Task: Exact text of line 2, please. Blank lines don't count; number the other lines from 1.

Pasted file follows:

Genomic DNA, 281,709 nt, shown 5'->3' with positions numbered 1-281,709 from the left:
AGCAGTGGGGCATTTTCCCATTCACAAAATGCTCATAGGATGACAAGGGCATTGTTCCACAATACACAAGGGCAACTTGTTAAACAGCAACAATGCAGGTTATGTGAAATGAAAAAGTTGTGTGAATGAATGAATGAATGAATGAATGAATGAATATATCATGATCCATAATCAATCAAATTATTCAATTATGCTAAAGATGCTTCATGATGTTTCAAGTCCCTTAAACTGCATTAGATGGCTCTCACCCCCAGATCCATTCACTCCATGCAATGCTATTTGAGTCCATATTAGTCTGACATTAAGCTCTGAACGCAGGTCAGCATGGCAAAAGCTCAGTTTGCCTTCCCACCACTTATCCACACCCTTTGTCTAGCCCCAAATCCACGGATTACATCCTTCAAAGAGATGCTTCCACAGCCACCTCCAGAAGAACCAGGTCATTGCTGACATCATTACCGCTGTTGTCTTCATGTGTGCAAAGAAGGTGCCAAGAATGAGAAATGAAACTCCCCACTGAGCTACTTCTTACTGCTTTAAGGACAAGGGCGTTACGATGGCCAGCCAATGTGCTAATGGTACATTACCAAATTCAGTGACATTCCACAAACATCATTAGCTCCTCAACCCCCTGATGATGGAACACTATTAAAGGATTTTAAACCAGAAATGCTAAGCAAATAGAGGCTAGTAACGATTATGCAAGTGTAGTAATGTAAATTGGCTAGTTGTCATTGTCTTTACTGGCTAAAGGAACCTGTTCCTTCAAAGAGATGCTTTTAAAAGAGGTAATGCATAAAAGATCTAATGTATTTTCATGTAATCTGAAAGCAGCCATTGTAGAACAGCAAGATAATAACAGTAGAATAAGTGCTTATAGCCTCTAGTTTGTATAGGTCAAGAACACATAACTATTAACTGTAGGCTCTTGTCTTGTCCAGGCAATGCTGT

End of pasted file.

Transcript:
AGCAGTGGGGCATTTTCCCATTCACAAAATGCTCATAGGATGACAAGGGCATTGTTCCACAATACACAAGGGCAACTTGTTAAACAGCAACAATGCAGGTTATGTGAAATGAAAAAGTTGTGTGAATGAATGAATGAATGAATGAATGAATGAATATATCATGATCCATAATCAATCAAATTATTCAATTATGCTAAAGATGCTTCATGATGTTTCAAGTCCCTTAAACTGCATTAGATGGCTCTCACCCCCAGATCCATTCACTCCATGCAATGCTATTTGAGTCCATATTAGTCTGACATTAAGCTCTGAACGCAGGTCAGCATGGCAAAAGCTCAGTTTGCCTTCCCACCACTTATCCACACCCTTTGTCTAGCCCCAAATCCACGGATTACATCCTTCAAAGAGATGCTTCCACAGCCACCTCCAGAAGAACCAGGTCATTGCTGACATCATTACCGCTGTTGTCTTCATGTGTGCAAAGAAGGTGCCAAGAATGAGAAATGAAACTCCCCACTGAGCTACTTCTTACTGCTTTAAGGACAAGGGCGTTACGATGGCCAGCCAATGTGCTAATGGTACATTACCAAATTCAGTGACATTCCACAAACATCATTAGCTCCTCAACCCCCTGATGATGGAACACTATTAAAGGATTTTAAACCAGAAATGCTAAGCAAATAGAGGCTAGTAACGATTATGCAAGTGTAGTAATGTAAATTGGCTAGTTGTCATTGTCTTTACTGGCTAAAGGAACCTGTTCCTTCAAAGAGATGCTTTTAAAAGAGGTAATGCATAAAAGATCTAATGTATTTTCATGTAATCTGAAAGCAGCCATTGTAGAACAGCAAGATAATAACAGTAGAATAAGTGCTTATAGCCTCTAGTTTGTATAGGTCAAGAACACATAACTATTAACTGTAGGCTCTTGTCTTGTCCAGGCAATGCTGT